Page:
channel cats in the 4- to 5-pound range are being taken, along with
some smokers – flatheads and channels in the 10- to 12-pound range.
Use crawlers, stink bait, cut bait, or chicken livers. Smallies are
looking for shady cover. Fish over rock bars in 4 to 10 feet of
water. A particularly productive area would be the rock shell off
of the county park or Main Creek and the Jump River area. There are
also good reports of some fish in sand/gravel areas at 4 to 10
feet. The action below the dam has been pretty good. Crawlers are
working as the live bait of choice, and any type of imitation
crayfish pattern plastic is quite good. You might also try the
Flambeau river and the Chippewa river to the north. There has been
some bluegill action in the shallow, weedy areas. Fish bays and
inlets. Use a waxie or a worm. Crappies are scattered. You’ll get
them in 10 feet of water, and then nothing there, and suddenly
you’ll get them in 20 feet of water. If you hit a school, you’ll do
real well. The deeper crappies will suspend over rock piles, off of
crib sides, and over brush piles. Minnows will work, but also try
waxies or worms. Way too much rain has hurt the fishing. Walleyes
are slow with warm water and lots of food. Try the Jump River and
Main Creek areas. Crawlers are the best bet and then minnows.

Lake Holcombe Sport Shop, (715) 595-4293.



In Sheboygan, trollers have been catching a few kings and rainbows.
Fish have been scattered. Spoons and flies have taken the most
fish. Shore fishing has improved, with a few chinooks taken off the
north pier; a mixed bag of rainbows, cohos, kings, and brown trout
taken off the south pier. Spoons and alewives have both produced
off the south pier, and early mornings have had the most

Trollers in Port Washington have taken fair numbers of kings,
cohos, rainbows and browns anywhere from 40 to 170 feet of water.
Most fish have been 20 to 70 feet down, and spoons, flashers and
flies, and J-plugs have all produced. Shore anglers have had some
success off the pier, with a few chinooks and coho taken on
alewives, and perch have been caught on jigs.

In Milwaukee, trollers have been catching mostly chinooks, along
with a few cohos. Fish have been caught in 40 to 60 feet of water
or deeper, and spoons have taken the majority of fish. Shore
fishing effort has dropped considerably, especially off McKinley
pier. Perch anglers fishing from shore have had some limited
success at Cupertino pier and the Lake Express Ferry dock. Small
shiners have produced the most when fished early in the morning.
Boaters fishing perch at the boils off South Milwaukee have been
catching some on small shiners, but the bite has been slow

In Racine, chinooks and cohos have been taken by trollers in 90 to
110 feet of water. Spoons and J-plugs have been catching fish 40 to
60 feet down. Rainbows have also been biting in 200 to 220 feet of
water. Trout and salmon fishing off the piers has been slow, and
perch fishing from shore has been hit-or-miss. Boaters looking for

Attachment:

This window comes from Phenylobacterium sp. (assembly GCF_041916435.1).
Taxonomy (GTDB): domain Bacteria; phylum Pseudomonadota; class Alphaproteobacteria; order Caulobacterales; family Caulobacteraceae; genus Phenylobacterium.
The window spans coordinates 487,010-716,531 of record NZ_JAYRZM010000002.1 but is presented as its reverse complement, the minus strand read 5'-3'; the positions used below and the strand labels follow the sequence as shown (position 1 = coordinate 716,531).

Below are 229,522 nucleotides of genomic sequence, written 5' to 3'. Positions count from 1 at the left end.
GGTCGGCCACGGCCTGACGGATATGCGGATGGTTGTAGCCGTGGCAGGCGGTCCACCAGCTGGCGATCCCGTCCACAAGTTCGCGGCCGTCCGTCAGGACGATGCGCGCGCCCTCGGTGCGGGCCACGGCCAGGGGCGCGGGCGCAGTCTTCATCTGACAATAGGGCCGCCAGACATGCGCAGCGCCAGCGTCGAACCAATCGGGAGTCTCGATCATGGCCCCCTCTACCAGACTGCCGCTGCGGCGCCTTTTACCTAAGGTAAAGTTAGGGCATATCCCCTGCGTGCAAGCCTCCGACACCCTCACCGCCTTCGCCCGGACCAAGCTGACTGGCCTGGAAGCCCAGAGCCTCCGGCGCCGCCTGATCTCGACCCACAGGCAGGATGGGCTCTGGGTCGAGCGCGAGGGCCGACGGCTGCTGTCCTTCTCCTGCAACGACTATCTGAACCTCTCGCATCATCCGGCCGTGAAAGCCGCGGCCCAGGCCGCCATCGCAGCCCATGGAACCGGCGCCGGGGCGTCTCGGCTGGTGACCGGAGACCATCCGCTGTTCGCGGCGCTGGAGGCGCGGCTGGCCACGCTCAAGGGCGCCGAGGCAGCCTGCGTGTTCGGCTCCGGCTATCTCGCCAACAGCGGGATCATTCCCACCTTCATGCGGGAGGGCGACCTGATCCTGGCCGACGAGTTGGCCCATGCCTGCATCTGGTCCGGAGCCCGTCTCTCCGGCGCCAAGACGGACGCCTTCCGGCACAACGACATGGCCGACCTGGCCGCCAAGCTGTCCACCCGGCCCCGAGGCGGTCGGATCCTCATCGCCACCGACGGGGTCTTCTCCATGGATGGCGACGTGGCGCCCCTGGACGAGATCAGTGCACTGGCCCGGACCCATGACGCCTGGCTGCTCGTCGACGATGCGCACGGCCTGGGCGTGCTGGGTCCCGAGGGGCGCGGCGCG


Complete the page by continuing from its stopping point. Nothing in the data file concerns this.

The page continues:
perch have taken fair numbers at the south breakwater.

In Kenosha, trollers have been catching some chinooks and cohos 30
to 40 feet down in 70 to 90 feet of water. J-plugs, spoons, and
some flies have all taken fish, and silvers and greens have been
the most productive colors. Some rainbows have also been reported
from trollers in 200 to 220 feet of water. Shore fishing has been
generally slow for trout and salmon anglers as well as perch
anglers. Kenosha boaters looking for perch continue to catch some
at the bubbler or near the jetties off of 75th Street. Crab tails,
minnows, and spinners have all produced at times, but most perch
have been on the small side.

DNR hotline, (414) 382-7920.

Smokey’s Bait Shop, (262) 691-0360.

Dick Smith’s Bait Shop, (262) 646 2218.


In Marinette County, the Peshtigo River is producing some
smallmouth bass along with a few sheepshead and rough fish. Fishing
for catfish has slowed a bit as the river is running high with a
lot debris floating down river. The Menominee River continues to
produce walleyes during low light periods both trolling and
drifting live bait in the area of the Interstate Bridge up to Bum
Island. Some nice panfish were being caught in the slough areas
below the Sixth Street Slip using slip bobbers and worms in the
evening. Reports of salmon catches have been spotty with few
interviews to rely on. The information being gleaned from such
reports puts the best salmon bite in the Chambers Island area. For
those of you who want to stay closer to home some nice walleye were
being caught around the Green Island area.

In Oconto County, the bluegill bite at the Stiles dam is going
strong, fishing with slip bobbers and worms or drifting live bait
in current seams. Some sorting is required. Pensaukee Landing,
Oconto Breakwater Park, and Oconto Park II are catching limits of
perch and walleyes. The perch bite is coming in 12 to 16 feet of
water adjacent to weed cover, using crappie rigs and slip bobbers.
The walleye bite is coming in the same depth of water with people
concentrating on rock bars and using both crankbaits and
crawler/harness. The perch have been running a respectable size in
the 8 to 9 inch range with the walleyes running 18 to 23 inches.
Some nicer walleyes being caught in the 20 to 30 foot range
according to anglers.

Bluegills on Noquebay were fair, with bigger gills in 12 to 15 feet
of water. Worms, wax worms and Mini-Mites in pink and white or
chartreuse were catching the most fish. Bass fishing is good to
fair, with soft plastic baits like Scum frogs, Yum Dingers, and
Power Bait all working well. Colors varied based on weather and
cloud cover, but purple, watermelon fleck and any dark motor oil
type color have produced some nice bucketmouths. Crawler harnesses
with bright high contrasting colored blades have also been working.